Alpha2,6-sialylation of cell-surface N-glycans inhibits glioma formation in vivo.

Authors: Yamamoto, H  Oviedo, A  Sweeley, C  Saito, T  Moskal, JR 
Citation: Yamamoto H, etal., Cancer Res. 2001 Sep 15;61(18):6822-9.
Pubmed: (View Article at PubMed) PMID:11559557

Human gliomas express very high levels of cell-surface alpha2,3-linked terminal sialic acids on glycoproteins bearing N-linked oligosaccharides, most notably on alpha3beta1 integrin, which is the predominant integrin found in these tumors. Alpha2,6-linked terminal sialic acids, however, are not expressed. Two stable transfectants were made using a tumorigenic human glioma cell line, U-373 MG. Galbeta1,4GlcNAc alpha2,6-sialyltransferase (ST6Gal I) transfectants were made to replace the endogenous alpha2,3-linked sialic acids with alpha2,6-linked sialic acids. And Galbeta1,3(4)GlcNAc alpha2,3-sialyltransferase (ST3Gal III) transfectants were made to increase further the expression of cell-surface, N-glycan, alpha2,3-linked sialic acids. Although ST3Gal III transfection resulted in increased invasivity when compared with parental U-373 MG and vector-transfected control cells in vitro, ST6Gal I transfection abolished invasion in vitro and induced alterations in both cell morphology, cell-spreading, and adhesion-mediated protein tyrosine phosphorylation. Furthermore, the ST6Gal I transfectants produced no intracranial tumors in severe combined immunodeficient mice, whereas parental U-373 MG cells, the vector-transfected control cells, and ST3Gal III-transfected U-373 MG cells did. These results suggest that both the linkage and expression levels of the terminal sialic acids of alpha3beta1 integrin N-glycans play an important role in glioma cell-extracellular matrix interactions. Thus, manipulating ST6Gal I gene expression may have therapeutic potential for the treatment of malignant gliomas.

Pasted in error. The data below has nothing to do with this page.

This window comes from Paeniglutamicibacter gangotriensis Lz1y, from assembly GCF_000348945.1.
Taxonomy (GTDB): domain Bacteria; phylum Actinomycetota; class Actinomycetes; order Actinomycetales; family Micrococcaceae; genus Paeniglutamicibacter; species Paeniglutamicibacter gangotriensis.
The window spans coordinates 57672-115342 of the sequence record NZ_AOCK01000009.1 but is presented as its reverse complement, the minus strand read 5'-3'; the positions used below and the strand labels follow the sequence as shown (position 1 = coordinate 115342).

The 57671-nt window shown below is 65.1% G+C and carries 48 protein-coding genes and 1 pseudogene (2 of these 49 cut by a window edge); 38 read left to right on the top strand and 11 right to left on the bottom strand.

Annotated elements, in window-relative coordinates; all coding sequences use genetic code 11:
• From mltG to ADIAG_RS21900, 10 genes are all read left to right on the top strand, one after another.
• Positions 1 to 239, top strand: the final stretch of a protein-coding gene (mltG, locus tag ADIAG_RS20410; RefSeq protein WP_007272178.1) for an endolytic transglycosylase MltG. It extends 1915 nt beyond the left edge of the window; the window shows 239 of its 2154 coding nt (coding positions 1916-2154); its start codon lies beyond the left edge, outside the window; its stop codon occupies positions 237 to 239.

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CRRD ID: 10043143
Created: 2015-05-14
Species: All species
Last Modified: 2015-05-14
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RGD is funded by grant HL64541 from the National Heart, Lung, and Blood Institute on behalf of the NIH.